Location, location and 'social contagion'
Special to CNET News.com
October 20, 2004, 12:00 PM PDT
For traditional retailers, "location, location, location" is an all-too-familiar mantra, with stores made or broken by factors such as traffic flow, demographics and parking.
But what about the brave, new and often perilous world of Internet retailing, where the physical location of a store is meaningless? How, when customers and competitors are geographically dispersed, does an online retailer's customer base evolve?
A recent study by Wharton marketing professor David Bell offers some intriguing answers. In his research paper, "Social Contagion and Trial on the Internet: Evidence from Online Grocery Retailing," Bell studied the effect of word-of-mouth or other "social contagion" factors on consumer willingness to try an online retailer. The study, co-authored by Wharton Ph.D. candidate Sangyoung Song, used data provided by Netgrocer that spanned nearly 30,000 U.S. zip codes over the first 45 months of the online grocer's business life.
The role of emulation in online consumer decision making, Bell says, shouldn't be overlooked.
Bell's study found a significant "neighborhood effect," with a 50 percent increase in the base rate of consumers trying an online retailer's services once they talked about or otherwise observed its use locally.
"The unique market context of the Internet retailer raises important and so far unstudied questions--especially the fundamental issue of the role existing customers play in recruiting or influencing potential customers," Bell says. "Our study addresses a new and important phenomenon--the space-time evolution of trial decisions for an online retailer--and we find that it's not the location of the store relative to the customers that's important, it's the location of the existing customer relative to potential customers."
The state of online retailing
Perhaps most significantly, 79 percent of all online retailers were profitable in 2003. Online sales are expected to reach 6.6 percent of total retail sales in 2004, up from 5.4 percent in 2003, and retailers believe that 24 percent of last year's offline sales were influenced by the Web.
As the industry has matured, online retailers have increasingly emphasized targeted marketing rather than the hugely expensive mass-media advertising campaigns of the industry's youth. While early marketing poured billions into television advertising, most Internet retailers now favor online media, investment in site improvements, promotions such as free shipping, and tailored advertising in focus chat rooms and message boards.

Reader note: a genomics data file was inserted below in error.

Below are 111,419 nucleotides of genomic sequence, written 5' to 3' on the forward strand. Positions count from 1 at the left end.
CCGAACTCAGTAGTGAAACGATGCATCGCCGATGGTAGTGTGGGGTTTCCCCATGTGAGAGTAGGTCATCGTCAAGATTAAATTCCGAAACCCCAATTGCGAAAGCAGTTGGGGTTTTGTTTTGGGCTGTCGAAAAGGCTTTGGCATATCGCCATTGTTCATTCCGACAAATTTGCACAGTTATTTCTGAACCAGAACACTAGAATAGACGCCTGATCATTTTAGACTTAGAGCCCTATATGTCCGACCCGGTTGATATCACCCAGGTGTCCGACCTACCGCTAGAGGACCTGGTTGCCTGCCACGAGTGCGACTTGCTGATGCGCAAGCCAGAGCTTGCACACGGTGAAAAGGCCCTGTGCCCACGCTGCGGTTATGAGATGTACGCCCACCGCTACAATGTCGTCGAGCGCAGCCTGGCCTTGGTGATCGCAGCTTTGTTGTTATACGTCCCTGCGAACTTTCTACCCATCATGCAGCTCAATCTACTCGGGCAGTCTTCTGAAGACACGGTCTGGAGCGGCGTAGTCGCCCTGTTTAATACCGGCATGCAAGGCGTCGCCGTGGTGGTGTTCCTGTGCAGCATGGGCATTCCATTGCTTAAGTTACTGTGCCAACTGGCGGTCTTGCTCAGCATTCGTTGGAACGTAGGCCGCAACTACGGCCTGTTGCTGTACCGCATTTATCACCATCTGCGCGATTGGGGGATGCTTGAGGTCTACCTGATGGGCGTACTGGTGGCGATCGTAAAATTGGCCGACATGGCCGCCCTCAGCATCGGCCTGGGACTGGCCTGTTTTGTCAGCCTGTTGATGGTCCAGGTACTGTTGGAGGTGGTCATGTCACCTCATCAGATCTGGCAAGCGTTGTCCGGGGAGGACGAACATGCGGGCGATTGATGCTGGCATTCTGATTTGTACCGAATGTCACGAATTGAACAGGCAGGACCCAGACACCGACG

But in spite of the online retail industry's success in enhancing its online systems and marketing efforts, Bell's research suggests that a human touch is still important, even if it's nothing more than one neighbor observing another's Valentine's Day delivery from 1-800-Flowers.com.
The role of emulation in online consumer decision making, Bell says, shouldn't be overlooked. "Other studies in economics and sociology have argued for and demonstrated the existence of neighborhood effects in a number of diverse contexts; however, they have not been shown to operate on the Internet," Bell's paper notes. "Some researchers have even speculated that the Internet may contribute to individuals becoming more diffuse and solitary in their behavior. Conversely, our empirical findings are consistent with the proposition that social interaction stimulates trial of a new Internet service."
Bell, whose previous research on traditional retailers has addressed everything from how store location and pricing affects shopping behavior to the benefits of pay-for-performance trade promotions, became interested in exploring the ways in which an online retailer's franchise grows after an MBA student introduced him to Lisa Kent, Netgrocer's CEO.